By the way, we tested the Nokia 808 PureView last year in case you’re curious how it stacks up against a contemporary smartphone.
The Samsung ISOCELL GN2 was bigger than even the 808’s sensor with a 1/1.12″ optical format (at 50MP, that makes for 1.4m pixels), and we compared it to the Xiaomi Mi 11 Ultra, the smartphone with the largest camera sensor of its time.
The Xiaomi Mi 11 Ultra packed a huge 1/1.12″ sensor, surpassing the 808 PureView (in more ways than one)
Here, we want to briefly veer off course and discuss pixels. It’s common to see information like the aperture, sensor, and pixel sizes given when discussing digital cameras. However, not all pixels are created equal.
Although the sensor on the 808 PureView was incredibly large and had a high resolution, the technology was antiquated. As a Front-Side Illuminated (FSI) sensor, the photodiodes are obstructed by the sensor’s electronics. Nokia’s subsequent 41MP smartphone, the Lumia 1020, which debuted the year after, had a smaller (1/1.5″) Back-Side Illumination (BSI) sensor.
Front-side illumination, aka FSI vs. Back-side illumination, aka BSI (image credit)
And that’s not all. The term “ISOCELL” refers to the physical partitions that separate particular pixels, hence minimizing crosstalk. Samsung continued to advance the technology and highlights numerous more benefits (e.g. bigger full-well capacity, which measures how many photons a pixel can collect before hitting its maximum).
Also Read: How to Use Portrait Mode Effects on The iPhone Camera: Step by Step Guide to Use Portrait Mode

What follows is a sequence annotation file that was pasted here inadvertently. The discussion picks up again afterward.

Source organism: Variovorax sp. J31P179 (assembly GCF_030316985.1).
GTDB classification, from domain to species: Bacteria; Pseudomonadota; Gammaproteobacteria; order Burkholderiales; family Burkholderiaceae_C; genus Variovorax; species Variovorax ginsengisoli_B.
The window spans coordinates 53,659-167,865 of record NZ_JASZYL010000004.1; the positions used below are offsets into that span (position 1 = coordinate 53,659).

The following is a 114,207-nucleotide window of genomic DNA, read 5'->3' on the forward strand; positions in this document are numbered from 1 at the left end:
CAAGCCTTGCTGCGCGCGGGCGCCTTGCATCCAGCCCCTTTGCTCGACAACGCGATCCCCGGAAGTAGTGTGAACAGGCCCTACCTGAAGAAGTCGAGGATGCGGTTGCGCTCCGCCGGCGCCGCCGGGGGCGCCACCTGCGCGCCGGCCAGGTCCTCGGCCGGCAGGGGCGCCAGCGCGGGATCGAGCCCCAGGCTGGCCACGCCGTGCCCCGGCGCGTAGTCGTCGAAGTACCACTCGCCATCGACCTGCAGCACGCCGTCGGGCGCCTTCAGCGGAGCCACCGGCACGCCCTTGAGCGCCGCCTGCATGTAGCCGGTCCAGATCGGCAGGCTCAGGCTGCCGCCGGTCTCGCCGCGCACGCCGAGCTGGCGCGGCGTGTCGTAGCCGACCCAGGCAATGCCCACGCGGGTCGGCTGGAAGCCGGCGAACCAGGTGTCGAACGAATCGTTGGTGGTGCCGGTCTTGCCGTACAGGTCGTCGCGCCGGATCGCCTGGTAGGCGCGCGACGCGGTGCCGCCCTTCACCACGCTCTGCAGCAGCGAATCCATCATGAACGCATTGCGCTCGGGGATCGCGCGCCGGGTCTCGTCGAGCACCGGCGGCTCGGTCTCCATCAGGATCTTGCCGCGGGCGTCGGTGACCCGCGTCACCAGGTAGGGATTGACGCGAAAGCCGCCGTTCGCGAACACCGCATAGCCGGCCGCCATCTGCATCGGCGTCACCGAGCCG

The transition from BSI to ISOCELL and the continued evolution of ISOCELL
The PureCel Plus technology from OmniVision, for instance, is similar to Samsung’s design and is available:
By separating pixels from one another, OmniVision is also attempting to improve pixels. By separating pixels from one another, OmniVision is also attempting to improve pixels.
By separating pixels from one another, OmniVision is also attempting to improve pixels.
Other innovations include Sony’s stacked sensor architecture, which divides the photodiodes and the transistors reading them into two different layers as opposed to placing them side by side thus increasing the photodiodes’ surface area.
Sony is developing a stacked CMOS sensor design
All of this serves to demonstrate that pixel size isn’t the most important indicator of image quality. In fact, it’s because of smart designs like these that sensor manufacturers have been able to reduce the size of their pixels to as tiny as 0.56 mm (interesting fact: the 5.5 million transistors, 150MHz Pentium Pro from 1995 was manufactured on a 0.5 mm node).
The current state of the art for huge smartphone sensors: the 1″ Sony IMX989 used in the Xiaomi 12S Ultra
However, the Sharp Aquos R6 was another phone that could use the IMX989 before the 12S Ultra. Funny enough, Leica, who co-developed the camera with Sharp, had their logo all over the Aquos.
It thus shares that characteristic with Xiaomi. Many firsts in the mobile sector may be attributed to Sharp, but due to the company’s relatively small market share in smartphones, those ground-breaking devices frequently go unnoticed.
The Sharp Aquos R6 was the first with the IMX989 and its camera was co-developed with Leica as well
There are rumors that several smartphone manufacturers are developing 1″ flagships, notably one with medium resolution and big pixels. Numerous variants with 200MP cameras and lower pixels will also be available. We eagerly anticipate how the conflict between the two mindsets will play out.